AerialStock and how it came about
AerialStock.com is my online archive of aerial images shot on assignments and for pleasure.
Way back in the late nineties, I purchased the domain name, AerialStock, plus a couple of variations. Within a month or so, I started sending slides for scanning to NancyScans in New York, plus scanning images on my Imacon 343 scanner. The idea was to present my more abstract and graphical aerials to the advertising and corporate world.
From Getty to Corbis and back to Getty
At that time, the majority of my licensed aerials were available through Getty Images.
In 2009, Peter Schnaitmann at Corbis invited me to join Corbis and to place my material in their rights-managed libraries.
That was one of the smartest moves I’ve made in my career.
Sales were strong and I started making real money from my images, right up until Bill Gates, the owner of Corbis, sold them to a Chinese company that was affiliated with Getty images.
The change in market.
Now days, stock photography (at least for me) is a pretty minor part of business, compared to a few years ago. The images on the AerialStock site are licensed at a fair RM rate and the collection is 4000 plus images.
There have been a few, actually a fair amount, of “borrowing” from the site and I’ve used Permission Machine to go after the folks who decided that it is easier to steal rather than pay a fair price. It is always a chuckle to hear the sad tales of East Hampton real estate agents who claim that they did not know that the aerials, originally shot for Vanity Fair, were not free. Even though they are earning commissions on multi-million dollar properties. In every instance, almost as if it were a script, the blame their web designer for the “oversight”.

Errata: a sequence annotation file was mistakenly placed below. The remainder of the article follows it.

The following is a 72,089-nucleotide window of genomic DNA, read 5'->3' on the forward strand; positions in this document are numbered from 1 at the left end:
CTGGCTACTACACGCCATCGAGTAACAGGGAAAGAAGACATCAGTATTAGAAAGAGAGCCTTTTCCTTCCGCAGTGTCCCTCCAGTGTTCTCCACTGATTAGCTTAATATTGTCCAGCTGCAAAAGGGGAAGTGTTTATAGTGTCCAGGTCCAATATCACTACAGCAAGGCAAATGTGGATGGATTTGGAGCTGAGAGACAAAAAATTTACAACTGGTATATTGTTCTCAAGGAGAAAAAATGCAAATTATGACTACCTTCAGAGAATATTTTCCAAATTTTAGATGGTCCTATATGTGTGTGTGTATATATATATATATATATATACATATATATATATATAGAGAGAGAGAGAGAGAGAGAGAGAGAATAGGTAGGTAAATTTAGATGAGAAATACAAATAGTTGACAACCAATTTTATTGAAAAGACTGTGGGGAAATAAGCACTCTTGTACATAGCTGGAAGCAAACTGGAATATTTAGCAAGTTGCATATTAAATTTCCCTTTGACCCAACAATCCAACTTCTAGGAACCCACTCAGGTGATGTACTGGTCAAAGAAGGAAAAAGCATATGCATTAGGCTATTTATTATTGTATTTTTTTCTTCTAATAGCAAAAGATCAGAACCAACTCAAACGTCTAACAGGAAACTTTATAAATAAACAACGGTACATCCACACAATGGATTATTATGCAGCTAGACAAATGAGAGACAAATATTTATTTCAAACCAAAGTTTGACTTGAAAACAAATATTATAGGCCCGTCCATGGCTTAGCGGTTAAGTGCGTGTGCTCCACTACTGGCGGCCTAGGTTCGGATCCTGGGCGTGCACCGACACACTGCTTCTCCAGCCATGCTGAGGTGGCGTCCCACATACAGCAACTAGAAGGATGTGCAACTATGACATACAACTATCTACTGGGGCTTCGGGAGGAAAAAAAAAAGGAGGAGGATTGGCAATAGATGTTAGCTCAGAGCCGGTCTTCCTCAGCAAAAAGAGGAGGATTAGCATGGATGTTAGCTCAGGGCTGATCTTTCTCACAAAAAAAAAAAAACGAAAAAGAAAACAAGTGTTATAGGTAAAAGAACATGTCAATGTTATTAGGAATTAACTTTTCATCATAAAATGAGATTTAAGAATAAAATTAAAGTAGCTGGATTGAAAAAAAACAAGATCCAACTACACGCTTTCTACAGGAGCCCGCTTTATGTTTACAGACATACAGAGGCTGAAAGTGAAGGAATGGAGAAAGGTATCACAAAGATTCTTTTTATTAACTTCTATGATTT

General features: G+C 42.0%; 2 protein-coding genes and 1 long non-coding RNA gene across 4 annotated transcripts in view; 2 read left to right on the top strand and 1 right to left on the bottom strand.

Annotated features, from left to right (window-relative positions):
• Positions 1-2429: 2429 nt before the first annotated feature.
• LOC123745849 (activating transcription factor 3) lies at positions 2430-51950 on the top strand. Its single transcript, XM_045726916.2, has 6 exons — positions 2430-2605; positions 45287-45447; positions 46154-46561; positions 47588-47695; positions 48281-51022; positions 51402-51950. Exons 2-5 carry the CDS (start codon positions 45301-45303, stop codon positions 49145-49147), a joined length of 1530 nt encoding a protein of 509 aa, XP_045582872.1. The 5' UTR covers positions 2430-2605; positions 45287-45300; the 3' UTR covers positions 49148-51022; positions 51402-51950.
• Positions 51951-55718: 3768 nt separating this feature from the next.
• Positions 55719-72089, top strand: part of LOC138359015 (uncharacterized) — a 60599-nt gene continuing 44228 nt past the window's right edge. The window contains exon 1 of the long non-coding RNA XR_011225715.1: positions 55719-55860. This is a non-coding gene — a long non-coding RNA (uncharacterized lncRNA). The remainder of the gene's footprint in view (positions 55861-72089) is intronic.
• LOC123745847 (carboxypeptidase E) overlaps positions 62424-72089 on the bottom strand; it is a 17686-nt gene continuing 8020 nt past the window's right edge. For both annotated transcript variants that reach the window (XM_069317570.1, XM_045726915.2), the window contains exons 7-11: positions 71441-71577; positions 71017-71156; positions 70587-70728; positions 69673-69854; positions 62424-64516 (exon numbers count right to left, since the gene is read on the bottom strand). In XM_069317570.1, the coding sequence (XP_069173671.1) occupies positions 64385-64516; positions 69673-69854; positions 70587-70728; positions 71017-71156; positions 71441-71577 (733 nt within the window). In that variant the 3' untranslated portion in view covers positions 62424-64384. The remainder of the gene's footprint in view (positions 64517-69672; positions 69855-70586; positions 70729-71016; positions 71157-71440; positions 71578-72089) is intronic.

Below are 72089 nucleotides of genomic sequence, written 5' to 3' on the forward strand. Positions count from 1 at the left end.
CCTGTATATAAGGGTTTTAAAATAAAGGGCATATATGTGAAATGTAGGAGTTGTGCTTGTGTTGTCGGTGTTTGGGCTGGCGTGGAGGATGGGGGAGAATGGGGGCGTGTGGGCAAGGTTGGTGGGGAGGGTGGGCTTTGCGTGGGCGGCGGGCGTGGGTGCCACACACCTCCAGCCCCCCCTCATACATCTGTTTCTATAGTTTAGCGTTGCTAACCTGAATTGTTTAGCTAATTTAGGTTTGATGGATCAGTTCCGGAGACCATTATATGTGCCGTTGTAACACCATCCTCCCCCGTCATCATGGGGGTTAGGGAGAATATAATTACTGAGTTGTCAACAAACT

The site is hosted by the good people at PhotoDeck. They are a small group that is focused on hosting secure photography web sites with excellent SEO and ease of use. Check out these sites (also hosted by PhotoDeck) of a few colleagues: Stephen Alvarez, Greg Latza, Ira Block and Stephen Kennedy.
SCANS from Velvia and Kodachrome
I look at the scans made in the early 2000’s from Velvia and Kodachrome transparencies and see all the faults in film: dust, scratches, not all that sharp but, one significant advantage to film then was there was considerably more highlight detail. The scans are really good, and when I compare them to the files from my Fuji GFX 100s, well, there is no comparison. It is pretty amazing to me to see how far digital technology has come since then. A sharp, low-speed medium-format transparency does not hold a candle to the new cameras except in highlight detail. The GFX 100s with its 16 bit dynamic range takes care of worrying about highlights on water or in landscapes. I have switched to the Fuji system for all of my photography.